Working from home is tough. There are so many temptations, so many things that demand your attention — the dog needs to go out, the kids want to play, there’s laundry to do, and oh man, the couch looks so comfortable right after lunch, maybe just a short nap or some Netflix won’t hurt right?
In truth, working from home is no less productive than working at the office. There you’ve got meetings, water cooler conversations, meetings, phone calls to make, and meetings. (Did I mention meetings?) That’s on top of the 30 – 90 minute commute each way.
If anything working from home may be more productive because you don’t have all the distractions of the workplace to keep you from doing your work. You just have to figure out how to avoid the distractions of home.
Here are five ways that I stay productive while working remotely.
1. Have a designated workspace.
If you have space, set up a desk or at least a spot at the kitchen table where you can make it your designated workstation. You’ll want to avoid the rest of the household activity during this time, so don’t set up a place where the kids watch TV or the general hubbub of the house will distract you. It will be hard to take conference calls, and you’ll find yourself watching the activity around you more than working.
If you’re fortunate enough to have an empty house during the day, then pick a spot where you’re not going to be tempted by the TV and other distractions. Make sure it’s comfortable, and where you can get plenty of natural light.
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2. Set ground rules for the family.
One of the biggest distractions can be family members who think that since they can see you, you’re available to help them.
You have to set the rules that you’re “at work” between the hours of 8 am and 5 pm — you wouldn’t be able to do those things if you were at the office, so you can’t do them when you’re at home. After all, you’re not going to be on your laptop while you’re eating dinner, so set up the expectations early.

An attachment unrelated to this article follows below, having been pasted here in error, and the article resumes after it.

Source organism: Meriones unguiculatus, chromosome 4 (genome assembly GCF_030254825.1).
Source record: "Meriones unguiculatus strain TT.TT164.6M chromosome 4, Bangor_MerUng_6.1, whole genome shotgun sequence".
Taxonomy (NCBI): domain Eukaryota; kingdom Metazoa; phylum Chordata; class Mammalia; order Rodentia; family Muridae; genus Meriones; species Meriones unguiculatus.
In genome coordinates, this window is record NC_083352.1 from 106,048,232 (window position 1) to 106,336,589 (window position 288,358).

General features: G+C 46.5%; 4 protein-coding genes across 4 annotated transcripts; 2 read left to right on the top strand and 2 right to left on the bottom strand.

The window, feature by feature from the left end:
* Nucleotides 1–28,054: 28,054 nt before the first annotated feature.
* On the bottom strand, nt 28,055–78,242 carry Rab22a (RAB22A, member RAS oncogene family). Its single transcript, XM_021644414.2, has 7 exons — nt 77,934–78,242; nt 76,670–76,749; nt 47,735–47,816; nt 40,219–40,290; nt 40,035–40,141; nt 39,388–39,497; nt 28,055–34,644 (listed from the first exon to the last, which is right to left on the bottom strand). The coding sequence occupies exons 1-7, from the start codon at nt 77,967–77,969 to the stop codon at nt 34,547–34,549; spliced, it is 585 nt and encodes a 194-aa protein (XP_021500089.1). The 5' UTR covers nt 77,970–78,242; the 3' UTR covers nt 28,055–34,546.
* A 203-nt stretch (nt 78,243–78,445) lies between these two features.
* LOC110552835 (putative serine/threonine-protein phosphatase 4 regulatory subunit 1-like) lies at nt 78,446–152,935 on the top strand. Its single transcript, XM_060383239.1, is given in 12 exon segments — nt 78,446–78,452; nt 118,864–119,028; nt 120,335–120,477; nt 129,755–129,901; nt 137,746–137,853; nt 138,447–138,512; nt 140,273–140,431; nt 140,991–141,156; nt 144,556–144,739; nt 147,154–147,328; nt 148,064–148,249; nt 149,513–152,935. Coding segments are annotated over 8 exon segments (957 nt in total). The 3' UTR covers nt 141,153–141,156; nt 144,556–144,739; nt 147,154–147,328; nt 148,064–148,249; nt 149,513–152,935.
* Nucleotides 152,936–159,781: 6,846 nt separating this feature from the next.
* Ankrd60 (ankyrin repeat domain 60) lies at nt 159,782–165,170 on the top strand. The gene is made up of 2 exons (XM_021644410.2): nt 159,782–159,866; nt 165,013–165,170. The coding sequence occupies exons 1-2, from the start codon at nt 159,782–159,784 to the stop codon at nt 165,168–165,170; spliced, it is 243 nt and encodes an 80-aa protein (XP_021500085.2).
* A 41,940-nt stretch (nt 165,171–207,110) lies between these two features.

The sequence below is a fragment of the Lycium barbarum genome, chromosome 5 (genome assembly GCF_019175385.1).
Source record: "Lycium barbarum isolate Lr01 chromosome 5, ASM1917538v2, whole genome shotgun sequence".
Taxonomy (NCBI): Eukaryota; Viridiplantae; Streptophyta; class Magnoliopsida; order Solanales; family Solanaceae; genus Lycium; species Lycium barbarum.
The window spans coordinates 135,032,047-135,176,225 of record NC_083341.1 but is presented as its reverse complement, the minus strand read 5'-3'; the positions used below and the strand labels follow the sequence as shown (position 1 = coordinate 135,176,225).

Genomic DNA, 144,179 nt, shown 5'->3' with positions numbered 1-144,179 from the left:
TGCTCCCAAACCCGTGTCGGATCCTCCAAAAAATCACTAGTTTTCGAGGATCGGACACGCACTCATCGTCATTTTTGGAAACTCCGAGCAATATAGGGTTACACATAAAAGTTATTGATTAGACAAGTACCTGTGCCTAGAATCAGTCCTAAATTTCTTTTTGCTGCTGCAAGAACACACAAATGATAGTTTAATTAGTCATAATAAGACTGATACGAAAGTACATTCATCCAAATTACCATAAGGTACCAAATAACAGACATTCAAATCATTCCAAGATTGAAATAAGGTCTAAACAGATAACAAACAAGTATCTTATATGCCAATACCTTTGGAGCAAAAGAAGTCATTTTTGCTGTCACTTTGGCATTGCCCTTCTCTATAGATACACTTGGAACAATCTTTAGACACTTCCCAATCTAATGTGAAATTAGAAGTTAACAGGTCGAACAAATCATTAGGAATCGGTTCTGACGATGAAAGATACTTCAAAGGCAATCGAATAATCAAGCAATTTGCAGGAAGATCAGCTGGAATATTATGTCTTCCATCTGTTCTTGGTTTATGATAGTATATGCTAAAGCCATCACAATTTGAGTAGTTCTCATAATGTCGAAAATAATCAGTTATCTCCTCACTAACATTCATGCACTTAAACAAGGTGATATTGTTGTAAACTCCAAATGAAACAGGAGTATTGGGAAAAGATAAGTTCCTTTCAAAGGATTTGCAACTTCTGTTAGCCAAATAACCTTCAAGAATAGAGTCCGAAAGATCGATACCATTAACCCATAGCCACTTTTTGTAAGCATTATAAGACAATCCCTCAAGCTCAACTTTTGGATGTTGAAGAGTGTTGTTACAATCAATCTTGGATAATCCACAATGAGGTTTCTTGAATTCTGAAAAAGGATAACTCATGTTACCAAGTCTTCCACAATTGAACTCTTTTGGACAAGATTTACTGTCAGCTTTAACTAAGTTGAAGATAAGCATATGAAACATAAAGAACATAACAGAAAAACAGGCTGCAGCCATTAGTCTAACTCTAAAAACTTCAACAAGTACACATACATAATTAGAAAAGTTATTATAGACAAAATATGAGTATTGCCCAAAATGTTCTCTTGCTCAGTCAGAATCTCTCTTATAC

Some people will actually leave the house, drive around the block, and come back home just to create the mental separation of home and work. Others will dress up as if they’re going to work. I’ve found it helpful to change out of my pajamas and into jeans and a shirt once I’m ready to boot up my laptop. The important thing is to create mental separation between home and work so you can get into the right frame of mind.
3. Block social media sites during work hours.
Even if you shut off all the other distractions, there’s still the temptation of social media. Since no one is watching over your shoulder to see what you’re doing, it’s easier to take a few minutes (that turn into hours) playing around on Facebook, Youtube, and Twitter.
There are several productivity plugins that will block social media apps and sites for you on your web browser — plugins like Work Mode and StayFocused for Google Chrome, or Freedom, which not only works on your computer but your phone as well.
If you think you can just exercise some basic willpower to avoid using social media, that’s great. We hope you can do it. But for those of us who can’t resist the last donut in the break room, let alone taking a quick look at Facebook during a conference call, look for solutions that will help you avoid temptation during normal work hours.
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4. Use a productivity timer.
If you find yourself easily distracted, try a productivity technique that builds in a reward structure that will let you have a little fun, but still makes sure you get everything done. There’s one called the Pomodoro technique. Pomodoro means “tomato” in Italian, and it’s based on the little tomato-shaped kitchen timers you can get. You can now get pomodoro timers for your smartphone too.
Set the timer for 25 minutes, and then work on a single task for the entire time. Consider it a long sprint: you’re not working on anything else, you’re not going to be distracted, you’re only focusing on that one task and nothing else.
When the timer dings, take a five-minute break and do something else. Take the dog for a quick walk, use the restroom, or make a sandwich. When the five minutes are up, set the timer for another 25 minutes, and do it again. If you do this several times a day, you’ll get more done than you ever did while you were at the office.
5. Skip to-do lists, schedule your projects.
Rather than just creating a series of to-do lists, schedule your projects on your calendar. If you have to create weekly pipeline reports every Friday, block off a couple of hours Friday morning and make sure to work on it during that time.
This helps you in a couple of ways:
1) People won’t try to book meetings and conference calls during that time, because you’ll show up as “Busy” in the shared calendar.
2) You know how much time to devote to the task, and know when you can and should work on it.
Working from home is a wonderful perk that many tech companies are allowing. The key to making remote work successful for the employee and the employer is a sharp focus on getting work done without distractions.
Do you work from home? What are your secrets to being productive?